By Hope Steadman (she/her)
In October, the US Fish and Wildlife Service officially declared the Emperor Penguin a threatened species under the Endangered Species Act (ESA). The sea ice they need to breed, find food and survive is being threatened by climate change, with predictions of a decline between 26-47% in population size by 2050 (US Fish and Wildlife Service, 2022). This is reflective of a growing ‘extinction crisis’ in which the combined impacts of rising temperatures, overfishing and the breakup of sea ice may one day cause the beloved animal to disappear (Grandoni, 2022).
The size of animal populations has long been a useful tool to monitor the extent of climate change, with declines raising early alarms - like canaries in a coalmine. Some believe the Earth is in the midst of a ‘Sixth Extinction’ due to the significant impact of humans on the flora and fauna of our planet (Kolbert, 2014). Within Earth Systems Science, there’s debates ongoing as to whether we have entered a whole new epoch termed the Anthropocene, due to the significant rupture in earth's history caused by human-induced climate change.
The media has often communicated the impact of climate change through the decline of animal populations to get across the urgency of the issue, with the Polar Bear fast becoming the poster child of modern environmentalism. The role of environmental monitoring, then, is of great importance. How can we understand the impact we’re having on the animals we share the planet with? This article will explore how technologies are being used in exciting ways to capture the impacts of climate damage, before questioning the extent of their usefulness for the future. Three examples have been chosen to discuss here, namely bioacoustics, eDNA and citizen sensing, although many more forms exist.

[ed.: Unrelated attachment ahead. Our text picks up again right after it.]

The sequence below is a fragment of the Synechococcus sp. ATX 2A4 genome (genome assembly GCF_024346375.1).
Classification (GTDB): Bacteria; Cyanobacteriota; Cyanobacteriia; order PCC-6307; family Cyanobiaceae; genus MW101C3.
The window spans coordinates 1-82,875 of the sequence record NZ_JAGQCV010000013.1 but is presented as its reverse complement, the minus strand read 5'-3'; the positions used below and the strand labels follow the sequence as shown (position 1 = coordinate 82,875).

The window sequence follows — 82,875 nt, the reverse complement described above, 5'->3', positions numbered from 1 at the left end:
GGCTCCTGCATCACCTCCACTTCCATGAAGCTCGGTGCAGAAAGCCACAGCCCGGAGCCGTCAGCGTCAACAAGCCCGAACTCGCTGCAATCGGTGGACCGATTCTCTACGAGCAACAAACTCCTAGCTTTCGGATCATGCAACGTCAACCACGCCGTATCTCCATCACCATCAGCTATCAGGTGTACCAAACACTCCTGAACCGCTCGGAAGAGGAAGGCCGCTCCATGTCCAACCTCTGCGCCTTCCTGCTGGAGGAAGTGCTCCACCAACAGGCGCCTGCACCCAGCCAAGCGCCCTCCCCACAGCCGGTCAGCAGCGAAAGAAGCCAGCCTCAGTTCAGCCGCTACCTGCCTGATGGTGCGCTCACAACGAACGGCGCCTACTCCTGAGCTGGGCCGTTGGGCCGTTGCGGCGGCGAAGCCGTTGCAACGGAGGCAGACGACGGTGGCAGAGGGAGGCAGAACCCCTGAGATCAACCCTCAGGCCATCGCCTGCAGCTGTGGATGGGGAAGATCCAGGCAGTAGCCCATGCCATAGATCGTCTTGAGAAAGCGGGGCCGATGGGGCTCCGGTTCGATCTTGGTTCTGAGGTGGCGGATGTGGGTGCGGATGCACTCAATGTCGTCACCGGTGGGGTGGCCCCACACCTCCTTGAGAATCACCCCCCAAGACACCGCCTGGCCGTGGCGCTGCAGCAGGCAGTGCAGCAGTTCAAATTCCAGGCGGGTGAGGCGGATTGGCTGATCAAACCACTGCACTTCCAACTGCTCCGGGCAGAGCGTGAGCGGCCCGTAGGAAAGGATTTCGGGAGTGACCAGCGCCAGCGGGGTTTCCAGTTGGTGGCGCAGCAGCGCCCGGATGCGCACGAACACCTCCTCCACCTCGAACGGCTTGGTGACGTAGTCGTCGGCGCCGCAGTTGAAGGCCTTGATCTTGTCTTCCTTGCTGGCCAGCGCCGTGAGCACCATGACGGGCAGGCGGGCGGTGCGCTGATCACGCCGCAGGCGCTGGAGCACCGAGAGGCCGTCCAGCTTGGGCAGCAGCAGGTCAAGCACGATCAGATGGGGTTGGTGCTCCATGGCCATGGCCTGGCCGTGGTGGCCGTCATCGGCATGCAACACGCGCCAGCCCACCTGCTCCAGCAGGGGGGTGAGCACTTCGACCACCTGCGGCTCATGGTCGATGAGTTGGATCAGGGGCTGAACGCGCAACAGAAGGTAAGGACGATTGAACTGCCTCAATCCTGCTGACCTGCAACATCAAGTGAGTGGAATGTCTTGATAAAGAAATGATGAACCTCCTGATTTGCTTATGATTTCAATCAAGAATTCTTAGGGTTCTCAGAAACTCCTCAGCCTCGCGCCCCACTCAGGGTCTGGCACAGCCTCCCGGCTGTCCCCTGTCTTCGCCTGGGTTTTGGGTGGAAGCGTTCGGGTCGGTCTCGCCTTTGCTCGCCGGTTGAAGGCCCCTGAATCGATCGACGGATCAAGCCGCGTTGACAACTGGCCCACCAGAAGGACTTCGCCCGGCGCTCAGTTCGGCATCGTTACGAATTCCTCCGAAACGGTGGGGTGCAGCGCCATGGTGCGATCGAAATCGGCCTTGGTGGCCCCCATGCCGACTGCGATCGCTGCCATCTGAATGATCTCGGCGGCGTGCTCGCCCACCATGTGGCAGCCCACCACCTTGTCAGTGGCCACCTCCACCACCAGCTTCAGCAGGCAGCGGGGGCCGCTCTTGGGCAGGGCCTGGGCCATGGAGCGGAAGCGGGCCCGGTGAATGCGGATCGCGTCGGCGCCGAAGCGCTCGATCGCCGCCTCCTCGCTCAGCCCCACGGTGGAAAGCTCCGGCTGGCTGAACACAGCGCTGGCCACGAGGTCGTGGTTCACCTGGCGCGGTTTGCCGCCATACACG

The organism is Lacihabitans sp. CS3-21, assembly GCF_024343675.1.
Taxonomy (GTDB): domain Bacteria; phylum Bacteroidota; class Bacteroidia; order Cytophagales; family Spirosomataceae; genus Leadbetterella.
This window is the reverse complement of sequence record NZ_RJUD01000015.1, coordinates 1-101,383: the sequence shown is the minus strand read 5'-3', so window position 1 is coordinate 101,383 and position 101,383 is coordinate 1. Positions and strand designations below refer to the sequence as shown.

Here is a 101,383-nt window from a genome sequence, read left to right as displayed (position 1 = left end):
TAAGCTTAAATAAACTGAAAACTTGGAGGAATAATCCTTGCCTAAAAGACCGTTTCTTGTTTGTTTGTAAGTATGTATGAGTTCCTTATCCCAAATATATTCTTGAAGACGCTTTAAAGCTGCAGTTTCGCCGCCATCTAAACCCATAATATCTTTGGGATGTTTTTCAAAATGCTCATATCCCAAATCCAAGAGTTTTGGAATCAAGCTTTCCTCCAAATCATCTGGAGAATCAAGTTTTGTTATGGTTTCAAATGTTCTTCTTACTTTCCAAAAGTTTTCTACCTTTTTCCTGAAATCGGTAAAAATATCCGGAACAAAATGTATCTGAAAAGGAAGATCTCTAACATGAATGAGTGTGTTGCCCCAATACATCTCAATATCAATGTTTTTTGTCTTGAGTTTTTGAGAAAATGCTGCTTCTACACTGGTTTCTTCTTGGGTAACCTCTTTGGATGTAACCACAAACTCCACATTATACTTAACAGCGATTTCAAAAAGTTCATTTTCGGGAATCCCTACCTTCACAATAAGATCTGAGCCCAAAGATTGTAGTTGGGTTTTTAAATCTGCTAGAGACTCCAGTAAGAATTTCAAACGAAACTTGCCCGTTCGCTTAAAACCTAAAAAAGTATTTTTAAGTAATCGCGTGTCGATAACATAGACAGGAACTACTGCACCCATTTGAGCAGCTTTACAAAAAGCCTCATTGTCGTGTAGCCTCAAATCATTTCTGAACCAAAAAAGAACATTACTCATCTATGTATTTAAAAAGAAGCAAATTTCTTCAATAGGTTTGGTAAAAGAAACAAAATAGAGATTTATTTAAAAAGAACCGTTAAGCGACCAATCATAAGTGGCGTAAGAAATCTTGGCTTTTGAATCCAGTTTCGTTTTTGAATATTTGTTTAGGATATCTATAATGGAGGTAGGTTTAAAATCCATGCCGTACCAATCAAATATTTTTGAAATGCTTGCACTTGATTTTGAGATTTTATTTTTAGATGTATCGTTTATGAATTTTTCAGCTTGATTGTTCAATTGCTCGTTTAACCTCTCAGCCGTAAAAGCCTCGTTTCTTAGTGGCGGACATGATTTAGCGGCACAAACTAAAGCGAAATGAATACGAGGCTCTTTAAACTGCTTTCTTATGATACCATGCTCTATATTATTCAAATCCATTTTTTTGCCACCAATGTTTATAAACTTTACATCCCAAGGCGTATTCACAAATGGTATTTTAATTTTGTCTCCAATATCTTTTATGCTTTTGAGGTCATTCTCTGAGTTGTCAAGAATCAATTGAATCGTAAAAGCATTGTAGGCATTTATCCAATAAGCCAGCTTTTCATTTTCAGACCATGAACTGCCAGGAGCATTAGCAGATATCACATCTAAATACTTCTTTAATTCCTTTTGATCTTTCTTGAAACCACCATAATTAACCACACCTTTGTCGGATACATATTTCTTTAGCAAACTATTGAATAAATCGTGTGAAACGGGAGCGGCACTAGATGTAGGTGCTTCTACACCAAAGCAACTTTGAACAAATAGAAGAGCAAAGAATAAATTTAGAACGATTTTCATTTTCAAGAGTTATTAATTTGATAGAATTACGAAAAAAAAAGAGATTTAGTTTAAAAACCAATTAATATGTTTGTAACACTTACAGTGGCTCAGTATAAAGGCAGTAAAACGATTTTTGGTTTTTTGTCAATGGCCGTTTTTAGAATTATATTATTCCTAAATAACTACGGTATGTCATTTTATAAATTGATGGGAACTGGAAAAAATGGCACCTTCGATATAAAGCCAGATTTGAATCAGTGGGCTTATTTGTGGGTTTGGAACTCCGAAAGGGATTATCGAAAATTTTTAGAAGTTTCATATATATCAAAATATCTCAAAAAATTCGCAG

Monitoring animal populations and the impact of climate change
There’s been a recent surge in the use of audio sensing techniques to capture information about animal populations and the habitats they are living in. This is termed ‘bioacoustics’, with audio sensors often combined with AI in order to detect the ‘fingerprint’ of different species (Bakker, 2022). Sound has had a long history of helping us to understand our world, particularly since Rachel Carson’s Silent Spring, an exploration into the decline of birdsong with the rise of pesticides.
Earlier this year, the Global Library of Underwater Biological Sounds (GLUBS) announced their plans to gather marine sounds in order to capture the extent to which climate change has altered habitats, animal numbers, weather patterns and how wildlife communicates with each other, in ways humans can otherwise never understand (Mitchell, 2022). The Sound Ocean Science organisation has also found that as oceans heat up, shrimp are making more noise, which may be disrupting how other fish are able to acoustically communicate (ibid.). Yale Environment 360 recently interviewed Karan Bakker, a geographer who has studied the use of bioacoustics in conservation (Jones, 2022). On the impact of climate change on animal sound, she said -
“If it’s hotter and drier, birds have a harder time singing into the dawn; sound travels further when it’s humid. And animals move. They become climate refugees looking for new habitat, no longer making sound in the places they used to. Some places go very quiet. Noise pollution is like a pea soup fog: we cannot see our hand in front of our face. Climate change is like introducing a lot of static into the cell phone network.”